Monday, March 25, 2013

Salmon River Road delays begin Monday.


Narrows project traffic delays begin April 1
BY TODD ADAMS
"The Challis Messenger"
March 21, 2013

People joke about Idaho having only two seasons: winter and road construction. With the coming of spring, Custer County residents should be prepared for the latter in the form of traffic delays scheduled to resume Monday, April 1, along on the Narrows Section of Highway 75.

Orofino-based Debco Construction restarts work that day on Phase 1 of the Narrows Project, which means motorists will see two-hour closures from 10 a.m. to noon and 1:30 p.m. to 3:30 p.m. each weekday. Also, traffic will be limited to one lane with flaggers or automated traffic signals in place; and motorists can expect delays of up to 15 minutes between the hours of 8:30 a.m. and 5 p.m.

John Parsons photo.
The work area is on a 1.3-mile section of Highway 75 from milepost 205.4 to milepost 206.7 near Warm Springs Creek and Robinson Bar.

Phase 1 work consists of rock scaling and blasting, installation of concrete barriers and  traffic signals and is anticipated to last until mid-May, according to a public notice Debco is running in this week’s issue of The Challis Messenger.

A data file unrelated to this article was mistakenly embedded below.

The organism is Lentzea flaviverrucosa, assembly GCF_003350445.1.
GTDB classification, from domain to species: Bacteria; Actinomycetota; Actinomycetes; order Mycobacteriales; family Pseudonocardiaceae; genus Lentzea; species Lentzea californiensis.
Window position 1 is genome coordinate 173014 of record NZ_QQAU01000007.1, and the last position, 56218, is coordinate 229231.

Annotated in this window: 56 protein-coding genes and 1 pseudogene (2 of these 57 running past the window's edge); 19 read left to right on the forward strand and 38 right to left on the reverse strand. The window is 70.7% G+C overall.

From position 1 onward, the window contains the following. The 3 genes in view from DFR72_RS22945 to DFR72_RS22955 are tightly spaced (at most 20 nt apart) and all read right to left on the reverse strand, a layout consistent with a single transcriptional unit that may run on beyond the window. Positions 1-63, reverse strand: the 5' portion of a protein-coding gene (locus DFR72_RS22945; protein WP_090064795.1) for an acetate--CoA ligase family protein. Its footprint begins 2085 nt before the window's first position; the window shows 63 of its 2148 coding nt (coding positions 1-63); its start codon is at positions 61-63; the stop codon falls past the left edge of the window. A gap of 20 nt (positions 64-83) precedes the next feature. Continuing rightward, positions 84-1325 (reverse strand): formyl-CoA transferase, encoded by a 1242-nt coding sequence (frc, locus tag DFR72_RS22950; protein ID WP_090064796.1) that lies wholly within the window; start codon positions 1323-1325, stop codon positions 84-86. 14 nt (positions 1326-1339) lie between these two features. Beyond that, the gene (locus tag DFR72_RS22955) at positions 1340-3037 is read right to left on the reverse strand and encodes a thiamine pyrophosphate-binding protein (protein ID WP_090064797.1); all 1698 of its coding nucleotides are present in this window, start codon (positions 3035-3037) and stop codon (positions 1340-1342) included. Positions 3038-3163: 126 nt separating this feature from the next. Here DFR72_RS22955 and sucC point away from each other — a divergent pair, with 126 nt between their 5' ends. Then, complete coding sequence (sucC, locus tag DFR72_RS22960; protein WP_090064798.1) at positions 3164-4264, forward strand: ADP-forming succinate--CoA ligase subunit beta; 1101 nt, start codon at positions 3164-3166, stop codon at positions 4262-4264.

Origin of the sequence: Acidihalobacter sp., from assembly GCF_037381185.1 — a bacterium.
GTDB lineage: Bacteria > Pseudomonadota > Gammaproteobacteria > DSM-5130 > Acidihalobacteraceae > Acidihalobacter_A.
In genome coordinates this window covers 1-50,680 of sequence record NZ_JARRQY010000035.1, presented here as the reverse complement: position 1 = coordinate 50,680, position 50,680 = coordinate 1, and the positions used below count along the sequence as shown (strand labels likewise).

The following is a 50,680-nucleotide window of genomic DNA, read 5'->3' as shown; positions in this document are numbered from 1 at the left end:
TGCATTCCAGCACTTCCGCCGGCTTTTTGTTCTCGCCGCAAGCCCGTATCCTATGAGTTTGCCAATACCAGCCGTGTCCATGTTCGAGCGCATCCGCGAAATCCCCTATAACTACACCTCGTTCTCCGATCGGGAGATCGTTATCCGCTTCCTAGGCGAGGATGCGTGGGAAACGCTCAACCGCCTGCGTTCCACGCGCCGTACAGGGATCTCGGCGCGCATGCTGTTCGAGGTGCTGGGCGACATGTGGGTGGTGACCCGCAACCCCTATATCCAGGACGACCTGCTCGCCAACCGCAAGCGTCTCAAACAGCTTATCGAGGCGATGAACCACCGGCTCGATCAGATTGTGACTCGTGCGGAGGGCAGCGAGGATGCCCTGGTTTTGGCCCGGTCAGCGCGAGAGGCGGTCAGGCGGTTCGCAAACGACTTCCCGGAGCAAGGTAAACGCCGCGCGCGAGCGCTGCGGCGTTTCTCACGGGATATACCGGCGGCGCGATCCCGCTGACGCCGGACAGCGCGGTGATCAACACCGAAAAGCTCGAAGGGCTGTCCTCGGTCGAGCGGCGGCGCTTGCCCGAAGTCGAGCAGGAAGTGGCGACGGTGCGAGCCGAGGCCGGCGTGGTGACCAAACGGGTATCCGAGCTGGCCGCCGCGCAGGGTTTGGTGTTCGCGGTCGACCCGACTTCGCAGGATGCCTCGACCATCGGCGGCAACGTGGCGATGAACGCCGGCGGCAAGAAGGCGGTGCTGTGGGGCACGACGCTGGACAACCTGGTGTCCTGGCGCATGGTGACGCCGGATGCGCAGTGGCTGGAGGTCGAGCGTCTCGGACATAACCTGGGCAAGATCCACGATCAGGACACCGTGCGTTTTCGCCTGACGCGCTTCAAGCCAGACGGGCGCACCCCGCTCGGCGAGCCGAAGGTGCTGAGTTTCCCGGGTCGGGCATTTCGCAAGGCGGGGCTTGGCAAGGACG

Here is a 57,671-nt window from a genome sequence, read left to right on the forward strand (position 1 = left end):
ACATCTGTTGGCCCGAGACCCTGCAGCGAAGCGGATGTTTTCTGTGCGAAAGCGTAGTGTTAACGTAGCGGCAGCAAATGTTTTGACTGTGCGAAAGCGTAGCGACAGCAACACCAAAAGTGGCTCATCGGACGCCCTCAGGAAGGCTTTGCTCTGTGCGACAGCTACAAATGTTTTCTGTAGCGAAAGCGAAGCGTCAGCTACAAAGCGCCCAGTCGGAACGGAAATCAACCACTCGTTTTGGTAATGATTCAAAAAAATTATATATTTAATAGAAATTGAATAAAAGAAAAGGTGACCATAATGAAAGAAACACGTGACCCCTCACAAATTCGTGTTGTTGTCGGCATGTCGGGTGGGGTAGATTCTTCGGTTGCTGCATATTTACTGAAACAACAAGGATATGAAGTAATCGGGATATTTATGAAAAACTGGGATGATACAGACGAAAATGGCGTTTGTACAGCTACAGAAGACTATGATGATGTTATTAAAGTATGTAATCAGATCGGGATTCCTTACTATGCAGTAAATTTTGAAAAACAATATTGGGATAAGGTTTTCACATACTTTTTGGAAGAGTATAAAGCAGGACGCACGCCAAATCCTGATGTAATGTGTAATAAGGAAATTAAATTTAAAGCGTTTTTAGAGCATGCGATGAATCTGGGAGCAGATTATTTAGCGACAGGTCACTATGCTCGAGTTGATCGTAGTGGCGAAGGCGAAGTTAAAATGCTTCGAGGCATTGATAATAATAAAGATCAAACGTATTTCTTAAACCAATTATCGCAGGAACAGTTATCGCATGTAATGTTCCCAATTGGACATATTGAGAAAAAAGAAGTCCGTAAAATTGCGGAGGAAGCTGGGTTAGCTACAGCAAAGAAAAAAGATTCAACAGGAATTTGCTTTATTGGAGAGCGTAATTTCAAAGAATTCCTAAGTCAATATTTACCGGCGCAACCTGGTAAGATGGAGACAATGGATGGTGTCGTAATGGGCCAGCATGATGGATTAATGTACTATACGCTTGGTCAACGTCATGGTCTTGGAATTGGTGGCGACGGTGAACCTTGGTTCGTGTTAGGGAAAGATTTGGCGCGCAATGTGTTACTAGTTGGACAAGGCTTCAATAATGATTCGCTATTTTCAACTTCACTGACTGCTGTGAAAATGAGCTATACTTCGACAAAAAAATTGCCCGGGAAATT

Removing unstable rock from the steep hillside above Highway 75 will make the section safer for Phase 2 of the project, said Debco owner and project manager Lonnie Simpson. Bids go out for Phase 2 in April and the contract is expected to be awarded and work begun by the first of June, he said.

Phase 2 consists of building retaining walls and installing safety netting and mesh on the steep hillsides to protect the highway from rockfall. Debco is submitting a bid and hopes to continue the work throughout road construction season, 2013.

The company hopes to hire more rock scalers, but while there are rock climbers and others who could do the work, it’s difficult to find people who meet the strict qualifications demanded by the Federal Highway Administration, said Simpson.

Currently, FHA requires actual construction work experience as a rock scaler, but that’s a Catch-22 because there’s no apprenticeship program where people can be certified. Debco and other construction companies are working with FHA to get a training program approved, he said.

FHA has turned down military instructors who have taught troops technical rock climbing and served in Afghanistan, according to Simpson. Such veterans and some out-of-work miners with rock climbing experience are more than qualified to work on the steep rock faces above the highway, but Debco cannot currently hire them.

The above story appeared in the March 21 edition of "The Challis Messenger" and is Copyright 2013 by the Post Company.  All rights reserved.  The story is republished here with permission from Editor Anna Means.

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http://www.challismessenger.com

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